Okay, maybe you aren’t a mom who hates cooking. Loathe? Strongly dislike? Maybe your feelings resemble mine, and are best summed up with “I’d really rather not.” Wherever you find yourself on this spectrum, I see you.
“If I have to stir it, it’s homemade.” Unknown
Food for thought.
I know the weight of the stereotype you’re burdened with. Being female automatically equals a love for all things kitchen and meal prep. At least, that’s what the lies we’ve been believing tell us.
We’ve never been that kitchen-loving human, though. The love of kitchen has been equated with a love of family. It’s put us in a real pickle, friends.
(Brace yourselves for all the food metaphors!)
Stirring up all kinds of emotions.
Sure, us moms who hate cooking blame it on so many things.
“Kitchen clean-up is the worst.”
“All the meal prep and cooking stuff takes sooooooo long.”
“I’m a terrible cook.”
Could there be something else that’s holding us back, though? Some truth is just too difficult to swallow.
Taking stock of what really matters.
We’ve dished out more self-criticism than we can take.
It’s time to re-evaluate our priorities. Loving all the kitchenly meal prep things is not the most important thing we can provide for our families.
The most important job we have is to love and care for our families as best as we can.
Where is it written that we must enjoy working in the kitchen in order to love our families? Somewhere along the way, we’ve believed it was a requirement to love all the kitchenly meal prep things. These unrealistic expectations are a recipe for disaster.
Time to simmer down.
Moms who hate cooking–there is freedom that can only come once truth is acknowledged. I’ll take all the freedom I can get, so let’s acknowledge some truth, shall we?
Repeat after me:
I do not have to like all this *waves hands frantically around the kitchen* to be a good wife or mom or human.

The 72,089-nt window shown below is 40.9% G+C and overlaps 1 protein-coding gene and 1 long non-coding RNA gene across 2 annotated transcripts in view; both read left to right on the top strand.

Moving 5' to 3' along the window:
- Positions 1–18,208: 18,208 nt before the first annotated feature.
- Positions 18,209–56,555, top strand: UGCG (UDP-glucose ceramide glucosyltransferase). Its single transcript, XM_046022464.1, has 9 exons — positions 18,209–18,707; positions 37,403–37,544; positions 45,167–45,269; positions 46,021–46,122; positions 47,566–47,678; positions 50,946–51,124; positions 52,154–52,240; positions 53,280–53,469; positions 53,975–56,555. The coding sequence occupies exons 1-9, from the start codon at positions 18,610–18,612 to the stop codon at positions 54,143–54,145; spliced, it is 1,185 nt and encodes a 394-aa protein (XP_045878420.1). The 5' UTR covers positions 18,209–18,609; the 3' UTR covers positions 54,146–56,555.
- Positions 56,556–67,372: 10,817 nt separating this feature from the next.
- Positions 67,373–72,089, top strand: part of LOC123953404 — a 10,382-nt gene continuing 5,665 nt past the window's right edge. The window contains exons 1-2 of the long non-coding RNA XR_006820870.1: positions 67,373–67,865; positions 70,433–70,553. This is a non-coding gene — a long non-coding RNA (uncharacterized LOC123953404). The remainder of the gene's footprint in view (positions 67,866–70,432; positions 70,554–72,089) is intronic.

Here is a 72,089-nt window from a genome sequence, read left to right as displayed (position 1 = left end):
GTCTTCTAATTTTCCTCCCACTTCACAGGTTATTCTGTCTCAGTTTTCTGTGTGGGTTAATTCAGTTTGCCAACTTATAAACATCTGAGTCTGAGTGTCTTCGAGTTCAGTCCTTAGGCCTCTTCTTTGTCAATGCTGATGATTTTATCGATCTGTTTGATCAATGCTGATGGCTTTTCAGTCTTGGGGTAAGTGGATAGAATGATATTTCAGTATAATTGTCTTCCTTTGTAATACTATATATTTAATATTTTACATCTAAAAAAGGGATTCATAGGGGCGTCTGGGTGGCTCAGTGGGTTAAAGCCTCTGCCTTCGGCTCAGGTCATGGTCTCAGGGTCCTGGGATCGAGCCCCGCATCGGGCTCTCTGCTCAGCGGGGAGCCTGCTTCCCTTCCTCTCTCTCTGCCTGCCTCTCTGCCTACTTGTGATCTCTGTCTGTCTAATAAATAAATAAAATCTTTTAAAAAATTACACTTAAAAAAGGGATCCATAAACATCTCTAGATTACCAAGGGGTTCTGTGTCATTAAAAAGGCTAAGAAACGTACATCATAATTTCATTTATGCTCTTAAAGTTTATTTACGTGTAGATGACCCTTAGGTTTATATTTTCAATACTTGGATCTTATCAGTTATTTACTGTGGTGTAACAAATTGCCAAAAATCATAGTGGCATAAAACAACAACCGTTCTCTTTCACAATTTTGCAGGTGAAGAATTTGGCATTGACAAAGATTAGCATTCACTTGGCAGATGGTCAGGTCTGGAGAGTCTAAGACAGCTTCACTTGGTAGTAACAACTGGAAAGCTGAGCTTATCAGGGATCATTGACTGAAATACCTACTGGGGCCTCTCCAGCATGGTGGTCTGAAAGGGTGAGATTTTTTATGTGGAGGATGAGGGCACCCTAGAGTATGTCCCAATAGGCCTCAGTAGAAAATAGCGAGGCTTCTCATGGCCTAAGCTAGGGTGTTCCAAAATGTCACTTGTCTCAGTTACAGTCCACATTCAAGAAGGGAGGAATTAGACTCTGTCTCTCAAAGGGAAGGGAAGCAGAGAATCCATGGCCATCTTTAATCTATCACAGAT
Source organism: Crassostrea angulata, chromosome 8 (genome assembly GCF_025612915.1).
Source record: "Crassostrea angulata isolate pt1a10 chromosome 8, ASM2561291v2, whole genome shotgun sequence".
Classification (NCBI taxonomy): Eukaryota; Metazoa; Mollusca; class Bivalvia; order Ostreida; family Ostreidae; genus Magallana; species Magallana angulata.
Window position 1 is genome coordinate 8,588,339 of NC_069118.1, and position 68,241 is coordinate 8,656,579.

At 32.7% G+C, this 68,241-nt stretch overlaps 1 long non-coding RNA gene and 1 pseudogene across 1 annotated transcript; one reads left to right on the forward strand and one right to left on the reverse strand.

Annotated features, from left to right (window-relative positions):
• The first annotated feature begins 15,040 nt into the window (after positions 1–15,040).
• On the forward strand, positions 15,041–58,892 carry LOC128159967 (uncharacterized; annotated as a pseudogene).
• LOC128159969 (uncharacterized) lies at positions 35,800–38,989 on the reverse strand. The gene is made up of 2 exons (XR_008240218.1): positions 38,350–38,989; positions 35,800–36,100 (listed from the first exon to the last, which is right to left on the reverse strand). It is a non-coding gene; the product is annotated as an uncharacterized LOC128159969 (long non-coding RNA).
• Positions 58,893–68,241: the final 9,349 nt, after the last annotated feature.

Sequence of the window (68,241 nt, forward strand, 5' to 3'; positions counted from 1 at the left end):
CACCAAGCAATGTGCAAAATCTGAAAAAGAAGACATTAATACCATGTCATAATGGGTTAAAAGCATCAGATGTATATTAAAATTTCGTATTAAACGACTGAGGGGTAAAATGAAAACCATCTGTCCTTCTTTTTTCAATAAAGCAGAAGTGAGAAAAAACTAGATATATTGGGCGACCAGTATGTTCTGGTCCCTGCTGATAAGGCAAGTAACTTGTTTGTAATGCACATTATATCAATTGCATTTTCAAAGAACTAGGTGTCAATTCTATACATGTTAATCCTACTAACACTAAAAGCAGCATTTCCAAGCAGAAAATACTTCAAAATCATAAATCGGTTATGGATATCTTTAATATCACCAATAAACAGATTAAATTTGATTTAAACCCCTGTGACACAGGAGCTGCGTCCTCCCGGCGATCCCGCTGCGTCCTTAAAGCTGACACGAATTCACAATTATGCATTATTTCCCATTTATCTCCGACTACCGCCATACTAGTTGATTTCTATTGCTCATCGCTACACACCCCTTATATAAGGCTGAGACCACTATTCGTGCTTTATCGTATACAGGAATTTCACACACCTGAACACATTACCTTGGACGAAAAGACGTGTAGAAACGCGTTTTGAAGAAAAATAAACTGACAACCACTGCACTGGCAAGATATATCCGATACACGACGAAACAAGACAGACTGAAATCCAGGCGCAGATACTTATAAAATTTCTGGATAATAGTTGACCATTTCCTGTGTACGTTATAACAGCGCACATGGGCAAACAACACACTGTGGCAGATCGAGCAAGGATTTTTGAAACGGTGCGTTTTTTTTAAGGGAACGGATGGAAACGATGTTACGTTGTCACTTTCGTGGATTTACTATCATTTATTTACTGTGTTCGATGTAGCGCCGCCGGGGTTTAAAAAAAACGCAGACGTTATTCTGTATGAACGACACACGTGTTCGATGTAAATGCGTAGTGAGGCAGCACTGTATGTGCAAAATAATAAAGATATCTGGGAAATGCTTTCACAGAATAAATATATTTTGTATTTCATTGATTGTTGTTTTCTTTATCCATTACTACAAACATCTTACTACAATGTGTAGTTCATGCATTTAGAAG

I am not less of a person because I don’t like to cook.
Our plates are full.
We don’t have room for things that were never required of us in the first place. When we free up space previously held by unrealistic expectations, we can consider new possibilities.
Liking a thing isn’t a requirement to do a thing, especially if that thing gives us an extra opportunity to love on our families.
Being able to feed our families is a blessing. Loving and caring for our family means we should keep our eyes peeled for ways to bless them. A meal served with love and kindness is one way we can do that.
We can learn to cook and meal plan and all the kitchenly things in a way that makes sense to us.
Instead of comparison and condemnation, those that love all the kitchenly things can be a source of inspiration and encouragement for us.
Serving up some suggestions.
Acknowledging the truth about how I feel in regards to all things kitchen and cooking has given me some freedom in an area I’ve felt shame in for so long.
I’m free to be thankful for a daughter that loves to bake more than I do.
There’s freedom to explore creative ideas in the kitchen because I want to, and not because I feel I have to for my family’s approval and acceptance.
I’ll end with something I shared on Twitter a little over a month ago:
“I’ve never really loved all the kitchenly meal prep things. I’ve often felt less than as a mom because of it. So when my kids start roasting veggies, not because they’ve had a lifetime of seeing me do it, but just because, it hits me. I can be a good mom AND not love the kitchen.”
Just don’t forget to give yourself a few moments to digest it all before you rush off to the kitchen with all that fresh confidence.